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Thailand’s worst floods in half a century have exacted a significant toll in terms of lives and economic costs. Floodwaters have claimed the lives of more than 300 of the Southeast Asian nation’s citizens, while causing extensive destruction to property and disruption to economic activity. Although credit negative for Thailand (Baa1 stable), we do not expect the deluge to undermine the government’s creditworthiness.
Water now covers 4 million acres (1.6 million hectares)—a third of Thailand’s provinces—in the north, northeast and centre of the country, disrupting industry and displacing families. The floods have significantly affected agricultural and manufacturing production, as well as distribution networks and commercial activity in affected areas. Supply chains have been disrupted, notably among automobile manufacturers, while around a quarter of the current crop of rice has been destroyed. Thailand is the world’s largest rice exporter.
The central bank previously estimated the damage to industry and property at more than THB120 billion ($3.9 billion) or roughly 1.2% of GDP. However, the potential for flooding to spread to Bangkok poses upside risk to these projections and we assume the economic costs of this natural disaster will exceed THB200 billion (2% of GDP). Combined with the deterioration in the outlook for external demand, real GDP growth in the second half will slow significantly. The Bank of Thailand has indicated 2011 economic growth may be lower than 3% as compared to the 4.1% pace it previously forecast, while Finance Minister Thirachai Phuvanatnaranubala has indicated growth might barely reach 2% owing to the magnitude of disruption. We expect real fourth-quarter GDP to contract in annual and quarterly terms, and estimate full-year GDP growth at 2.8%.
Last week, the Bank of Thailand chose to hold interest rates steady, effectively completing its tightening cycle in order to support an economy facing a double-whammy from the floods and softening external demand. This crisis does not represent a structural break in terms of the country’s productive capacity, and economic growth should climb back toward its trend rate of over 4% in 2013.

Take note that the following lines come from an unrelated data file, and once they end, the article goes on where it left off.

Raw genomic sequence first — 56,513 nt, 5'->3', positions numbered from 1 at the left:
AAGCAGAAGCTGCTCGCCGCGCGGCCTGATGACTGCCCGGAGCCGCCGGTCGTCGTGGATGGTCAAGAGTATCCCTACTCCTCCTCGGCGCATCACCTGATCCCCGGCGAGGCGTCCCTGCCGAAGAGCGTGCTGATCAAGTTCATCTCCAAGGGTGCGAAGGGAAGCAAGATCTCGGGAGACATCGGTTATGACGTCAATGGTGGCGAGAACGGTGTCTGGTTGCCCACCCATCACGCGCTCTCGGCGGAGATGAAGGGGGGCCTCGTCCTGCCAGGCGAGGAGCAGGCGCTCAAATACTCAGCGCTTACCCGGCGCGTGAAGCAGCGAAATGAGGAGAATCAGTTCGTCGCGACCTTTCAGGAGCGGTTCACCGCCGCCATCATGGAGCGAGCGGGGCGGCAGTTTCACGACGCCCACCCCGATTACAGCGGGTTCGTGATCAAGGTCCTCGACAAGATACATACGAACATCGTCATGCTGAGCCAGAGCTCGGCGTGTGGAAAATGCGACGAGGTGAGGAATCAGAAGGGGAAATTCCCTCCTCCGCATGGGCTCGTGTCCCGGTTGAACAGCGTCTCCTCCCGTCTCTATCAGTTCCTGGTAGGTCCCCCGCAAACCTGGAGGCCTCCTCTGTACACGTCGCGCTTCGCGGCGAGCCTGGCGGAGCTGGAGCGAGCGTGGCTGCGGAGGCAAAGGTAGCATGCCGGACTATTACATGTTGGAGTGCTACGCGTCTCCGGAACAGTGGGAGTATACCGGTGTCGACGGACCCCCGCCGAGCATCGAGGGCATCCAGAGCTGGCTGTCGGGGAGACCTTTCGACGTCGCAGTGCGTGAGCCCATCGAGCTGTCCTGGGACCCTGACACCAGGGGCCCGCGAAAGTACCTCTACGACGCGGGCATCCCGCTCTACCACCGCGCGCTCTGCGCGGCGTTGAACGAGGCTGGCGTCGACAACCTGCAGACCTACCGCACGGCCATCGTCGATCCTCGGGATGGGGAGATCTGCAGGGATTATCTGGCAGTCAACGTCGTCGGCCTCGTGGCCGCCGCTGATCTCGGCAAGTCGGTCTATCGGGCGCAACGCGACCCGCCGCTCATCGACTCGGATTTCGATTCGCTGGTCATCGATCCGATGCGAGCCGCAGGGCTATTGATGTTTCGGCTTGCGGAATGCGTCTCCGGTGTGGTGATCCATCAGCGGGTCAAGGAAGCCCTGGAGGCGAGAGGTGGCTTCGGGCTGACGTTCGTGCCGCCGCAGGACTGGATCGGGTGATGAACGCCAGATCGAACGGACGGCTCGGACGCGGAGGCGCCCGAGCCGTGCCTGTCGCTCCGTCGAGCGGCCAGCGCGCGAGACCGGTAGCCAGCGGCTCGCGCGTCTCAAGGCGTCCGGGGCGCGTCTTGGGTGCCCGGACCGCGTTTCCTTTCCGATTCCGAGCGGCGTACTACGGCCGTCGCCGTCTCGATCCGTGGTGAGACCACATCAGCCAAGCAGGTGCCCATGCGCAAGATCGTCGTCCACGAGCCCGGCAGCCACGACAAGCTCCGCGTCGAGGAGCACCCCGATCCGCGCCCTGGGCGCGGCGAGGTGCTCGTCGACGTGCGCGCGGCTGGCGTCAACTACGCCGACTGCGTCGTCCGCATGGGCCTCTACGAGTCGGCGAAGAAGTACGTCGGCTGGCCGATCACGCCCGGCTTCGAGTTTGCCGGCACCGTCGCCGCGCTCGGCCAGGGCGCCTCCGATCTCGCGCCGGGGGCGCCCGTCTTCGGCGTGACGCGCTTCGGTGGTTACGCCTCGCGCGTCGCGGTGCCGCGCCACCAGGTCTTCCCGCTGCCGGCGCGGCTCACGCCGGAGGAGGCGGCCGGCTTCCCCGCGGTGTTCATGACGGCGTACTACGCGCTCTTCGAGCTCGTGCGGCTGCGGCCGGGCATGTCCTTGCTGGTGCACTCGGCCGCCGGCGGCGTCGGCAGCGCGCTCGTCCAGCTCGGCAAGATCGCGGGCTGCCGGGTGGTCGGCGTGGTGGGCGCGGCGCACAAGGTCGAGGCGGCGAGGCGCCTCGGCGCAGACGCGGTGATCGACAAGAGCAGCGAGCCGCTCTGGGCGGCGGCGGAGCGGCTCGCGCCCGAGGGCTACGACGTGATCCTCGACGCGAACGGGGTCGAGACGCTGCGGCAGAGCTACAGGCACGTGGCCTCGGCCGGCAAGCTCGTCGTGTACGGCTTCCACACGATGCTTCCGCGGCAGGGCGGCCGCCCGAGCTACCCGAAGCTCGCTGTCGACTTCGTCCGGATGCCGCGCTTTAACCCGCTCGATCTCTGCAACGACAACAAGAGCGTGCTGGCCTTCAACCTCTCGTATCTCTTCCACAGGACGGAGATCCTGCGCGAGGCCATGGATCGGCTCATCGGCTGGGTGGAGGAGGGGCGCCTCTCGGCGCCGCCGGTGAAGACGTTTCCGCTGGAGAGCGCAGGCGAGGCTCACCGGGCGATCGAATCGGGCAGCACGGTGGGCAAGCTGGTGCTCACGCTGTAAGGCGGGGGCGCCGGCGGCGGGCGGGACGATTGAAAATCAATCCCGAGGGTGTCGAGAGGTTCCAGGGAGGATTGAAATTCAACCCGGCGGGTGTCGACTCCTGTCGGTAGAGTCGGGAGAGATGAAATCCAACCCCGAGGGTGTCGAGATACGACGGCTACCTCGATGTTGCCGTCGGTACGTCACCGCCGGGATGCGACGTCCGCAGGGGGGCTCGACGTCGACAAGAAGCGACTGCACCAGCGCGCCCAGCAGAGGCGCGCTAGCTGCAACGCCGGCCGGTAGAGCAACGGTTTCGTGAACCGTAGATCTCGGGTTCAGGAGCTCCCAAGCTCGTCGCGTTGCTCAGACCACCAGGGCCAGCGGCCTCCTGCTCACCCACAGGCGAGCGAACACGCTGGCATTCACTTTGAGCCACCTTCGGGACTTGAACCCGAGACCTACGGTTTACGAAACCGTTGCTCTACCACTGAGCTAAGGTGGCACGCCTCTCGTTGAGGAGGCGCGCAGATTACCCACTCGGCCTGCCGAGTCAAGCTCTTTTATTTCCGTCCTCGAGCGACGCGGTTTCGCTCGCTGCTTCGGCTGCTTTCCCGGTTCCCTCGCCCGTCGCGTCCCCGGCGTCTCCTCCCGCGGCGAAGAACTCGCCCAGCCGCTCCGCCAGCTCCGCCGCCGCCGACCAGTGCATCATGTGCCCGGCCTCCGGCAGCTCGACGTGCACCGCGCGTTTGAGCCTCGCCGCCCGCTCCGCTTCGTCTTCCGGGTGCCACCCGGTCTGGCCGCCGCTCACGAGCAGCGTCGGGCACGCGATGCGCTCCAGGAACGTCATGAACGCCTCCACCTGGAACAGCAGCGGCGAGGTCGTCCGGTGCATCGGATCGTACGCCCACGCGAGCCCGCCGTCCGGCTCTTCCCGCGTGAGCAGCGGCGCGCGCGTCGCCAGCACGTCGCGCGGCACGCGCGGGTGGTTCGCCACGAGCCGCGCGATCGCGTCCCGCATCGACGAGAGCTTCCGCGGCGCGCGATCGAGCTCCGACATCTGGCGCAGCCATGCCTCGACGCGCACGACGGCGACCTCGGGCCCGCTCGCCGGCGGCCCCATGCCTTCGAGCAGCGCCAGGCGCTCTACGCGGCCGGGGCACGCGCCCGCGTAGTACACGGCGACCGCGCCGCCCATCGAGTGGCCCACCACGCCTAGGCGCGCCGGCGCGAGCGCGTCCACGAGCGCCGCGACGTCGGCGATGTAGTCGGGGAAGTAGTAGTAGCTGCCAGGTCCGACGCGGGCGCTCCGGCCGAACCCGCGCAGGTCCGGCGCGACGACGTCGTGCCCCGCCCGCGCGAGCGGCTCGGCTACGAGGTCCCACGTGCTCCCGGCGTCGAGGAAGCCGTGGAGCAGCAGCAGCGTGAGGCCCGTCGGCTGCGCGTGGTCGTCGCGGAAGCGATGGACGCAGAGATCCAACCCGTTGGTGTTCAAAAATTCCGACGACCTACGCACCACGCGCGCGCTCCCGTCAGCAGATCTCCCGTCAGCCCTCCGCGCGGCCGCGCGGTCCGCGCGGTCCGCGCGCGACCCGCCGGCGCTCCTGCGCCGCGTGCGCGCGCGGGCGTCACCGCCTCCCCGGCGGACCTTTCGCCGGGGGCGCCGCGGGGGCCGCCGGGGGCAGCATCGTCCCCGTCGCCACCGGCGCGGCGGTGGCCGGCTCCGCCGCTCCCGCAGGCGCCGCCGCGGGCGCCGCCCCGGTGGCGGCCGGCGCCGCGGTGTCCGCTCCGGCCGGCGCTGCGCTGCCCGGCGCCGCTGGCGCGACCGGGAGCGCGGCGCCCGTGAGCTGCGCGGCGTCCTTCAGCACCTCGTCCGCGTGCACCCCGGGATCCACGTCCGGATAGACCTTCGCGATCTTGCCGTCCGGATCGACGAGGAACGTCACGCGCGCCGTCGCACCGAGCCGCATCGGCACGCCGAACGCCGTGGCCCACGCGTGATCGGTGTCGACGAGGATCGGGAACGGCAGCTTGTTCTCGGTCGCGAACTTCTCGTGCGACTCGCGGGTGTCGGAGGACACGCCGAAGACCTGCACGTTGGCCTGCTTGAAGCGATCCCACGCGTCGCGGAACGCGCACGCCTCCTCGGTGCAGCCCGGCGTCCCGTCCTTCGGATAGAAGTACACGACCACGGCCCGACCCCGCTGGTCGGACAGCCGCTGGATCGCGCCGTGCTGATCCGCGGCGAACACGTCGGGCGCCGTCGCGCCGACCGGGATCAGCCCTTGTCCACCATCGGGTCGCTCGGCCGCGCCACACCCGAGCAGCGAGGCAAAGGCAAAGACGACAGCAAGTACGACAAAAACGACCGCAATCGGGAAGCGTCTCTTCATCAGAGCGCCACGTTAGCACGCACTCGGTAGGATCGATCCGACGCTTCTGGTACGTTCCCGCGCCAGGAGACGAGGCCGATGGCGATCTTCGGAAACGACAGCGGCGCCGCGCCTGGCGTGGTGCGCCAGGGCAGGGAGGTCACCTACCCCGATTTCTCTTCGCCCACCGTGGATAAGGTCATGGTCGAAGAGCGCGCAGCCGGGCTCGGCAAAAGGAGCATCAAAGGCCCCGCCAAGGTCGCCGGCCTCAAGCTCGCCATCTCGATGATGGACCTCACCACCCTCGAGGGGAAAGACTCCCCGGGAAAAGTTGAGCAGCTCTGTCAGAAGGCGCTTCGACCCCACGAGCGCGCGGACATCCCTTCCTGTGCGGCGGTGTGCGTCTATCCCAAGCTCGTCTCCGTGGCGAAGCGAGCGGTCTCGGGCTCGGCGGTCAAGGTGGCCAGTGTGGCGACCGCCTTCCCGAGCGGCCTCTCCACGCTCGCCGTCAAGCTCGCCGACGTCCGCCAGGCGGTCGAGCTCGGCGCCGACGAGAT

The floods will affect government finances, increasing expenditure and depressing revenue. On 18 October, the Cabinet approved an additional THB50 billion to the proposed 2012 budget for post-flood reconstruction, bringing the projected deficit to 4% of GDP. Government agencies have also been instructed to set aside 10% of their allocations for investment and operating expenditures to free up funds for recovery efforts, amounting to a total of around THB80 billion. A further THB70 billion has been reallocated from other parts of the budget. The government is also likely to put together a sizeable aid package in a mid-year supplementary budget.
In addition to disaster relief, we anticipate a ramp-up in government spending on flood management and mitigation over the duration of the current administration’s remaining four years in office. However, fiscal rules will mitigate the risk of a significant or permanent deviation from the cautious approach that has led the central government’s fiscal deficits to average around 1.5% of GDP over the past 10 years.
Nor do we expect the floods to undermine the government’s creditworthiness. The robust economic recovery over the past three years and post-crisis stabilization of government finances support Thailand’s creditworthiness. A steady repayment of external debt and accumulation of official foreign exchange reserves have reduced government balance sheet vulnerability to shocks. The government will have ample fiscal space to absorb flood-related costs without prompting a permanent deterioration in its debt ratios.